Malta is lobbying for a two-year extension on the introduction of a new minimum corporate tax rate which, if introduced, would seriously reduce the island’s attractiveness to foreign investors
Government sources said that talks were also being held with foreign investors in Malta to see what could be done to keep them in the country once its tax regime is amended.
Described as one of the main concerns on the government’s agenda by political insiders, the new global 15 per cent minimum tax rate is being imposed by the Organisation of Economic Cooperation and Development (OECD).
The new rates are an OECD bid to clamp down on countries like Malta competing to offer the lowest rates to attract foreign direct investment. They could sound the death knell for lucrative economic sectors on the island.
Carve outs and concessions
On paper, Malta has one of the highest statutory corporate tax rates in the world, taxing 35 per cent of end-year company profits. However, the country attracts foreign investment by offering overseas companies a series of rebates and benefits that allow them to bring their corporate tax rate down to an effective five per cent.
While Malta has agreed to the OECD plan, the matter is still up for discussion at EU level, where the island is hoping to negotiate “carve-outs and concessions” that could limit its exposure.
Sources working on the government’s contingency say their priority is to try to delay the introduction of the new rules by as long as possible.
“If this is pushed through by January 2023, as some are proposing, it could be quite problematic for Malta,” one senior source working on the matter said.
The minimum rate reform could be put to a vote during the last days of the French presidency of the Council of the European Union, which draws to a close at the end of June.
Malta is understood to be among a cluster of low-tax jurisdictions that are lobbying for a delay on the introduction of the new corporate tax rate rules until at least January 2025.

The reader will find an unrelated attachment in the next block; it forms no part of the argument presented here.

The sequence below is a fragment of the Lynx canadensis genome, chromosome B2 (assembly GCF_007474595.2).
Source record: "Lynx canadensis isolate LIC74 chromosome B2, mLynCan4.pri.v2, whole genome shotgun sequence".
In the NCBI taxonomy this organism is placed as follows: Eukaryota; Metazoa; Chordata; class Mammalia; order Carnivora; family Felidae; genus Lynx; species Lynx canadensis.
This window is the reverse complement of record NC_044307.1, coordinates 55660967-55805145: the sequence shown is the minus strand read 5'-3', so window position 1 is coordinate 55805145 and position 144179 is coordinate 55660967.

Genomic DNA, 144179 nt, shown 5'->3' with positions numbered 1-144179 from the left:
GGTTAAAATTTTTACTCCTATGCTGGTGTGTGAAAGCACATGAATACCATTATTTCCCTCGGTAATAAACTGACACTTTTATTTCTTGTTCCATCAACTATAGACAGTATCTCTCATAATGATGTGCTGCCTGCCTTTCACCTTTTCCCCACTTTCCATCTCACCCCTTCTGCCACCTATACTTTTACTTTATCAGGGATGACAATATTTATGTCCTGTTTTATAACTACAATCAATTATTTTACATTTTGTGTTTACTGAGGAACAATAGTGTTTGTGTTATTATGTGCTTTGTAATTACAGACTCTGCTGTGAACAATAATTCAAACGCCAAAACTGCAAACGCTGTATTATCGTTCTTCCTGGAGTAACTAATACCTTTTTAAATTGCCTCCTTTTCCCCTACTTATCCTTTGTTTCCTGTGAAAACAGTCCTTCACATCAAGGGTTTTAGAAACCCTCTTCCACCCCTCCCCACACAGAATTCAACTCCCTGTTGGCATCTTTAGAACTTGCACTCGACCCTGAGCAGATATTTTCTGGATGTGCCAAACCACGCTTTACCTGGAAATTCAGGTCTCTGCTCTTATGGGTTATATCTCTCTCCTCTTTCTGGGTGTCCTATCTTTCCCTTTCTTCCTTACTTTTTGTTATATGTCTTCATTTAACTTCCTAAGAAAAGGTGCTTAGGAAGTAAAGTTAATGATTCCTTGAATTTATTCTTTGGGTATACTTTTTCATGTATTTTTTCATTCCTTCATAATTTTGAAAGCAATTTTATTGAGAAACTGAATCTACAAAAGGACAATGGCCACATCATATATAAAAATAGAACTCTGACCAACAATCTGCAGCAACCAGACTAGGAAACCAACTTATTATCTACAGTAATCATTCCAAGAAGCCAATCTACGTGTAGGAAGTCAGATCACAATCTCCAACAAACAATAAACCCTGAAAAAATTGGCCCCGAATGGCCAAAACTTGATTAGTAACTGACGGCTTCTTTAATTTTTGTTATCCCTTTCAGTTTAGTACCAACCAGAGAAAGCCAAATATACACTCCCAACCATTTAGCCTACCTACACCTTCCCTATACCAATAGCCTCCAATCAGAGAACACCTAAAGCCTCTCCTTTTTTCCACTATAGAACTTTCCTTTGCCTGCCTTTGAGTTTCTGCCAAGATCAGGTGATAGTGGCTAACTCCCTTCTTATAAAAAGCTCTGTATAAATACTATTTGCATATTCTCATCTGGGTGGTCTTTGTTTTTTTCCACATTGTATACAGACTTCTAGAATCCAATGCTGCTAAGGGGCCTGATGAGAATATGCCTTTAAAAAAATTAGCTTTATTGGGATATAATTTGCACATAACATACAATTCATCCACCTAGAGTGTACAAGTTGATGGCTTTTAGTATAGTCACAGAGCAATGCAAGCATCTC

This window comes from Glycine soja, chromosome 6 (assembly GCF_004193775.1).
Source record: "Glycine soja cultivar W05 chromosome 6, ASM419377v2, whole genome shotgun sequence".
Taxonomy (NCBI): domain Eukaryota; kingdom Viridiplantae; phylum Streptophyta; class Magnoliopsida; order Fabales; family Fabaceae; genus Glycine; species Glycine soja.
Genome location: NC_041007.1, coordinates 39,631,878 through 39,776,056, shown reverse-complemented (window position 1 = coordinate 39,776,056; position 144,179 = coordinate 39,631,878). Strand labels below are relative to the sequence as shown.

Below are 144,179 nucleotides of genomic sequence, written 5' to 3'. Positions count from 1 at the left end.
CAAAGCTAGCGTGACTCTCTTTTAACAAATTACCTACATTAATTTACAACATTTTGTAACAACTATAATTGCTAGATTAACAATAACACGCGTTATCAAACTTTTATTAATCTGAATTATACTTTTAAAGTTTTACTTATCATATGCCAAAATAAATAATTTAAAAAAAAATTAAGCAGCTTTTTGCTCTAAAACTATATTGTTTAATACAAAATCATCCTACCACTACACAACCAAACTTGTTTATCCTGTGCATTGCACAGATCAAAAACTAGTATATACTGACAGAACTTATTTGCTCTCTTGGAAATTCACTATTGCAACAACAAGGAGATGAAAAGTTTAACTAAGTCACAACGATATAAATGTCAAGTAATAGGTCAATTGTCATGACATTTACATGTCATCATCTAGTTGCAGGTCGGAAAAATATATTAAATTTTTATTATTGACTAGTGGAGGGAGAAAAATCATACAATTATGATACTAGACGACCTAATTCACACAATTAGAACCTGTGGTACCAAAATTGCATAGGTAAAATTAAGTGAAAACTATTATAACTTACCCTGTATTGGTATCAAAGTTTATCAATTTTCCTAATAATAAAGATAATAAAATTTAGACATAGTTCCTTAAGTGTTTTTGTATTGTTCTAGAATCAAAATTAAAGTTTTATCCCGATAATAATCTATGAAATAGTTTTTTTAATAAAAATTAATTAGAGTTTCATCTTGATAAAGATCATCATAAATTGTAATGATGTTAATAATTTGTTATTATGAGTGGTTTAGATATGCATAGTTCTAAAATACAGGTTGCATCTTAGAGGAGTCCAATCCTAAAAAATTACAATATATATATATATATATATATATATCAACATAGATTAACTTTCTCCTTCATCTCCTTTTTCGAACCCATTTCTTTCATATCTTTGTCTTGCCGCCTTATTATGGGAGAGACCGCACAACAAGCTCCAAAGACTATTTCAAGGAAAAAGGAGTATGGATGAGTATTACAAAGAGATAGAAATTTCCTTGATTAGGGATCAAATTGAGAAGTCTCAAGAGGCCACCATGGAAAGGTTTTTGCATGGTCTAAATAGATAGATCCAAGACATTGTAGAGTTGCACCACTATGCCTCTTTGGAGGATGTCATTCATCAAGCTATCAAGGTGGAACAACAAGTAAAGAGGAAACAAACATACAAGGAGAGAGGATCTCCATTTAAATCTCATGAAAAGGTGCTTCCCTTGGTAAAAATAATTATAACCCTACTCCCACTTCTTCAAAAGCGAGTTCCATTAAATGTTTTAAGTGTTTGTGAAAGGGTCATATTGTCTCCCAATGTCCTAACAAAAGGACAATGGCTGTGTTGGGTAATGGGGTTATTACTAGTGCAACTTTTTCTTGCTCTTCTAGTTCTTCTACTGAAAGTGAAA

This, the countries argue, would give them the two years needed to overhaul their respective tax systems.
“In reality the window could also give Malta enough time to figure out ways to keep the country attractive,” the senior government source said.
The source explained that during recent meetings with large foreign outfits that have set up on the island, the investors’ “wish list” was discussed.
This is what the government officials are referring to as “Plan B” and includes the possibility of lowering other taxes or introducing new financial incentives, to try and limit the increase in the cost of doing business here.
“If there are workarounds which are legal and can be accepted by all parties then this is something worth exploring and that is what we are doing,” the source close to Prime Minister Robert Abela said.
What is the OECD reform?
The proposed OECD reform is comprised of two pillars to prevent companies from establishing bases in countries with low taxes in order to maximise profits earned elsewhere.
Pillar 1 would give countries a share of the taxes on profits earned there, though the tax would still be collected where the company has its fiscal base.
Multinationals operate in many countries – oil giant BP is present in 85 – but usually pay taxes on profits only in their tax home. This provision would initially apply only to the top 100 or so companies, before expanding after seven years.
Pillar 2 is a global minimum corporate tax rate to stop competition between countries over who can offer companies the lowest rate – what critics call a “race to the bottom”.
The OECD deal set a minimum rate of 15 per cent. While this is supposed to be an “effective tax rate” – the companies pay that amount of tax – the OECD deal envisages the possibility of countries retaining some investment incentives that would reduce payments.
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